"It’s all about that filter that Bob Moog patented all those years ago. I can’t live without it": Mike Parker on Dispatches

Mike Parker
(Image credit: Mike Parker)

Mike Parker’s deep, hypnotic techno bubbled up through a slew of celebrated singles as the millennium approached. But, as work turned to a full-length debut, he’d let his music spill a little looser, away from the restraints of traditional club arrangements. 

“I just wanted that statement of an artist album,” he says. “And to reach an audience that went beyond just DJs…”

Diving headfirst into his machine-driven, spontaneous approach to production, he’d jam out on his raft of Roland and Korg equipment, never glued to a computer screen, preferring to let the runway lights of his blinking analogue sequencers lead the way. 

“Every single track is a live take,” he says. “It’s just the way it’s always been.”

There would be no edits and no overdubs on Dispatches. And none of his synths had patch memory.

Mike Parker Dispatches

(Image credit: Mike Parker Dispatches)

“A big part of my creative processes was to approach them with a new sound every time,” he says. “That does make it difficult to reproduce, live. But, it adds vital improvisation within the way the track evolves.”

The resulting album is full of icy moods, playful time signatures, complex metallic tones, and overwhelming, evocative sound-sculpting. All hinting at a direction the deeper strains of techno would pick up and run with in the following years.

Mike Parker Dispatches

(Image credit: Mike Parker Dispatches)

“I never knew at the time I was influencing anyone,” says Parker. “I was just playing in New York and making this music and sending it out. 

“I was exporting records to Europe. This is before SoundCloud. I would ship 300. So, I figured someone was buying them.”

Although a favourite of connoisseurs like Nina Kravitz, Ben Klock, and Richie Hawtin, the album sadly never outgrew cult status.

“It was just after 9/11. People were depressed and angry,” says Parker. “I don’t think anyone wanted to hear about a minimal techno album, so it was quietly released.”

23 years later, Dispatches finally receives a vinyl release, with an all-new remaster and reissue.

This definitive edition dropped on Field Records, and will undoubtedly cement this seminal album’s classic status, gaining it the wider recognition it’s always deserved.

Mike Parker

(Image credit: Mike Parker)

“The title of the album refers to my isolation. But, when I started to play in Europe, people said it’s probably good I wasn’t living in Berlin, getting caught up in the whole scene. Because, that way I was very independent. I just did my own thing. Unaffected by what was going on, elsewhere else.

“I’m not criticising the Berlin scene. It’s really amazing. If I’d moved there, I would have really enjoyed it, I’m sure. But, the side benefit of being isolated like that is that you end up finding your own way.”

In the studio with Mike Parker

EML Electrocomp 101

(Image credit: Future)

“I was using a lot of the stuff you’d expect. I mean, Roland gear like the 303, 606, 808, and the TR-909. Oh, and the VP-330, for the vocoder. And an old sequencer called the Roland MC-50.

“A big part of the sound on Dispatches comes from Korg, though, especially the MS-20, which is all over that record. Then the MS-10 and 50. And the Korg Mono/Poly, which is a synth I’ve owned for all of my adult life. I bought it as a teenager, back in the ’80s. I’ve kept it, and had it restored a few times. It’s a synth I just can’t part with.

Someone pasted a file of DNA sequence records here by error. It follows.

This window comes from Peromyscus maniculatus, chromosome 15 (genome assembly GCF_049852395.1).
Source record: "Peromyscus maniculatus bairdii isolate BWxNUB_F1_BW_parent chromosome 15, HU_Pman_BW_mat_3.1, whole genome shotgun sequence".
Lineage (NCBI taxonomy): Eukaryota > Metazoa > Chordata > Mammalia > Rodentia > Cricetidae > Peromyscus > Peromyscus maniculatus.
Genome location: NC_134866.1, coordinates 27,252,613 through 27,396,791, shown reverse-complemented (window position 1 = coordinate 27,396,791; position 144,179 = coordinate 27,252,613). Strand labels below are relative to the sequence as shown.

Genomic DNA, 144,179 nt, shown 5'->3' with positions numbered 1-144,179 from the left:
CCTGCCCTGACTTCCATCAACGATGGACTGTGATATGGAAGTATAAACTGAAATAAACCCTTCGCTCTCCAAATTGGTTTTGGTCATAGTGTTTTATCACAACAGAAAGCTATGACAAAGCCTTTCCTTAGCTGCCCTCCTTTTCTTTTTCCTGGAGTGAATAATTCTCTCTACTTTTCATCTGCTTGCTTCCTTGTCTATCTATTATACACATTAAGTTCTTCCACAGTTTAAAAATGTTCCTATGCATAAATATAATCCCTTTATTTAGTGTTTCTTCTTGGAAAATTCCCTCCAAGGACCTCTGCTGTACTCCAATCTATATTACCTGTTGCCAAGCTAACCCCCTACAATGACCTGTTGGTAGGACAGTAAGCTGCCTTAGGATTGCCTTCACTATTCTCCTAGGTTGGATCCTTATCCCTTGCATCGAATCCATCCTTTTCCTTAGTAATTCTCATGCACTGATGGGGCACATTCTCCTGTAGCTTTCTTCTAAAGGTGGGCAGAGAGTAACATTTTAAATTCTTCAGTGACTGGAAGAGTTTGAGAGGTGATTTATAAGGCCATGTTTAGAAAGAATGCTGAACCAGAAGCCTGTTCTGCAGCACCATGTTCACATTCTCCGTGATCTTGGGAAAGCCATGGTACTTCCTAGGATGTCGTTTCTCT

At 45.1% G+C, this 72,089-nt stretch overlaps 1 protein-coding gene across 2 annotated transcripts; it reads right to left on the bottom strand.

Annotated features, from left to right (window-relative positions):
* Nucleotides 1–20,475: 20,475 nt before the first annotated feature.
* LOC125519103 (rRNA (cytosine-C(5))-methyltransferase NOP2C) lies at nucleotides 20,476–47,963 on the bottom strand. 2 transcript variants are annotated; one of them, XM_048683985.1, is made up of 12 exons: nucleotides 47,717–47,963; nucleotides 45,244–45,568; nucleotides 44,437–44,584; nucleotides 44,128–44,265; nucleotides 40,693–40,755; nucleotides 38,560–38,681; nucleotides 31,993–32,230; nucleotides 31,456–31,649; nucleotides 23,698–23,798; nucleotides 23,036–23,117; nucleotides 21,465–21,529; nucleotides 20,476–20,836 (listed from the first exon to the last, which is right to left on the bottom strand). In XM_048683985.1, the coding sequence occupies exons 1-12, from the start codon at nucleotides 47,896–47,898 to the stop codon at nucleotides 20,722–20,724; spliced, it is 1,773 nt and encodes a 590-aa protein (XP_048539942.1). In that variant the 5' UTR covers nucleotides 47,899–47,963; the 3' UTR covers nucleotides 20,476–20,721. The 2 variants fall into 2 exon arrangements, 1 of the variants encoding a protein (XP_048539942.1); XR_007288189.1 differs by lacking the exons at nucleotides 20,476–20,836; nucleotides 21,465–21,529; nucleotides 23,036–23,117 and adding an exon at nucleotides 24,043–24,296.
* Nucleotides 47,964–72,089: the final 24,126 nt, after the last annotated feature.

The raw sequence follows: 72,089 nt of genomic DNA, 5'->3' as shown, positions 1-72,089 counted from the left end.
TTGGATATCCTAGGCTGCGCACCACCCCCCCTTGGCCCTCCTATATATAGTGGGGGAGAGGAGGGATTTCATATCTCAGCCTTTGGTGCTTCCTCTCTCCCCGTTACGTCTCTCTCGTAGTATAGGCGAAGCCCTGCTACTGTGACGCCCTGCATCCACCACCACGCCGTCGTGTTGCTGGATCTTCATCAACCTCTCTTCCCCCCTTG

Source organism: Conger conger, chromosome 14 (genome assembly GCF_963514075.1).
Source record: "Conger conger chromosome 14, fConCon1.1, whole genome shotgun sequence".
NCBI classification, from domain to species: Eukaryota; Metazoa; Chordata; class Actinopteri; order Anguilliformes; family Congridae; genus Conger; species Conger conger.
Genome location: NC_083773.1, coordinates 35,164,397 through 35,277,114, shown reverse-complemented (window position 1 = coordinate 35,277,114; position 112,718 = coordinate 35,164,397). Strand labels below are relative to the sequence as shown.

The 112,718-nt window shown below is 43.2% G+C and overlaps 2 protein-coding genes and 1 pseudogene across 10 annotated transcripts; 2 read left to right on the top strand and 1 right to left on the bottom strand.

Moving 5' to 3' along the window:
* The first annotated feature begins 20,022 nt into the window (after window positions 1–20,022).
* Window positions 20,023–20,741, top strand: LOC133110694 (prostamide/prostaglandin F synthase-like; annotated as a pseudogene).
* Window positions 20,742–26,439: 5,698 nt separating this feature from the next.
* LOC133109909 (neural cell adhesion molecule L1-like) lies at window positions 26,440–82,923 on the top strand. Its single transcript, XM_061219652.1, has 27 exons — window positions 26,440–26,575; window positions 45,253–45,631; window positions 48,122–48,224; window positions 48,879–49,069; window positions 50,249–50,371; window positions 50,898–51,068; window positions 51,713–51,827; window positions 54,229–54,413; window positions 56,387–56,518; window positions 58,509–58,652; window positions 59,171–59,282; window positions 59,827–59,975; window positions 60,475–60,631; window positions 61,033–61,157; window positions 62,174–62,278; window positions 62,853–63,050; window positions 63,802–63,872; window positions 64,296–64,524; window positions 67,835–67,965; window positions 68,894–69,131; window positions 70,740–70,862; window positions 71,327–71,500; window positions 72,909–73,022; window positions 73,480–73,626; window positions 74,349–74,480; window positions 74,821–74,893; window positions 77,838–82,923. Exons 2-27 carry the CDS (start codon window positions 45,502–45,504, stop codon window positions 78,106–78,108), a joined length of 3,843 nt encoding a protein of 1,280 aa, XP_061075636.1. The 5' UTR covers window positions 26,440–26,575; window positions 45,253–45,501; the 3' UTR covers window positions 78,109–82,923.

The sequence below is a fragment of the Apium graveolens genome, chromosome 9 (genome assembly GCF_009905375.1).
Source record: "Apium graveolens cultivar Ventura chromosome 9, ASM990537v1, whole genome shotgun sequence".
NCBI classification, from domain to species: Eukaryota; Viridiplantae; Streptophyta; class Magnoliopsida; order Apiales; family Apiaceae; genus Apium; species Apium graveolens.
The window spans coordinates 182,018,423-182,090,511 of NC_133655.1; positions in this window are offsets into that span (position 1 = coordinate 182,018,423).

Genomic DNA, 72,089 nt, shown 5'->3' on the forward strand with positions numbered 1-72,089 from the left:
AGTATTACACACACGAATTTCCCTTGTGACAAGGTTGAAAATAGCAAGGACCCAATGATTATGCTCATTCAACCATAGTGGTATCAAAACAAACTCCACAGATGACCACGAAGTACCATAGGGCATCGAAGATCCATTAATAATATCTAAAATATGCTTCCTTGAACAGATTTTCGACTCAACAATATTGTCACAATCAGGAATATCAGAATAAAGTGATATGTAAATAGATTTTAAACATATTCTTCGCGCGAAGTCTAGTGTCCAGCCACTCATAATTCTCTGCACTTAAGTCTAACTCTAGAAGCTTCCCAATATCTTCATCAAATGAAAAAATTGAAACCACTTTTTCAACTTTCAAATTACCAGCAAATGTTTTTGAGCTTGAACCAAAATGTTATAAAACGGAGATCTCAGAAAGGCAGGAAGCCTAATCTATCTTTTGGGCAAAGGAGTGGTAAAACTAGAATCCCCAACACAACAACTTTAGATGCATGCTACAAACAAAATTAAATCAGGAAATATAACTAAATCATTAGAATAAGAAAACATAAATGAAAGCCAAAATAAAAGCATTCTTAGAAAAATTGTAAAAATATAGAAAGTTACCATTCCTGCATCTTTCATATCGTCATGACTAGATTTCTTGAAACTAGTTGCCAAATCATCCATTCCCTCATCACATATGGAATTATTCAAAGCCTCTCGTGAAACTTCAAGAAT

“Then, one rarity on that record, was the EML Electrocomp 101, with its 6dB filter, for that kind of harsh sound. What else? I also used an Akai S-950 sampler. A Jomox XBase 09 drum machine. A Sequential Circuits Pro-One. A Moog Micromoog. And a lot of the other sequences that you hear come from Future Retro’s 777 and Mobius.”

Track by track with Mike Parker


Triceratops - YouTube Triceratops - YouTube
Watch On

“A lot of the tracks on Dispatches have patterns that are divided into threes, not fours. They cycle, just with a slightly different timing.

“There had been other techno producers that did tracks divided in threes that I really liked. And I always thought that was an interesting way to conceive of a techno track. And, perhaps something more challenging for the audience. Like, ‘how do you dance to that?’. I remember a few times I would play this track out. And, sometimes the audience would be like, ‘What is this?’.

“The way I make tracks is often to have in mind that the DJ really needs to layer them. They’re meant to be played with other tracks, you know? Instead of me bringing in the hi-hat after a certain number of measures, let the DJ do that by mixing in just the right selection of another track.”

Amalgamated (Synchronous Mix)

Amalgamated (Synchronous Mix) - YouTube Amalgamated (Synchronous Mix) - YouTube
Watch On

“The title refers to the mixing of elements. And I was interested in pushing a limited number of sounds. Like, every sound counts. 

“There’s the main synth line, which is the [Korg] MS-20. It has a hardwired ring modulator that has a unique character. And it shows up a lot on the album.

“It’s a semi-modular, which I really liked. You can approach it. And, without plugging in any extra patch cables, you can immediately get a sound from the portions that are hardwired. Then you expand it.

“I like that immediacy. You turn it on, change a few parameters on the knobs with the architecture of it as it’s set up, and you get an interesting sound. Then you can connect it to other things.

“It’s good for people who are starting out. A semi-modular, such as that, is a good way to really learn about modular synthesis.”

Copper Variations: CV1 (Alternate Take)

Copper Variations: Cv1 (Alternate Take) - YouTube Copper Variations: Cv1 (Alternate Take) - YouTube
Watch On

“This is the first of the ‘Copper Variations’. And it has a colder, metallic sound to it. I guess I was thinking in terms of metallic colours, at that time. 

“Again, it’s another one divided in threes. I think most of them are. It’s driven by the [Roland] 808. And it has this sort of acid line that’s sort of creeping in the background. And that’s actually the Future Retro 777 [monophonic analogue synth].  

“I really liked that. And, not just for the sound. But, because the sequencer is sort of identical to the [Future Retro] Mobius, which I also used on this album, because it’s got that 16 step feel to it.

“I got the 777 in the late ’90s, and it would have been about $900. The Mobius was not as expensive.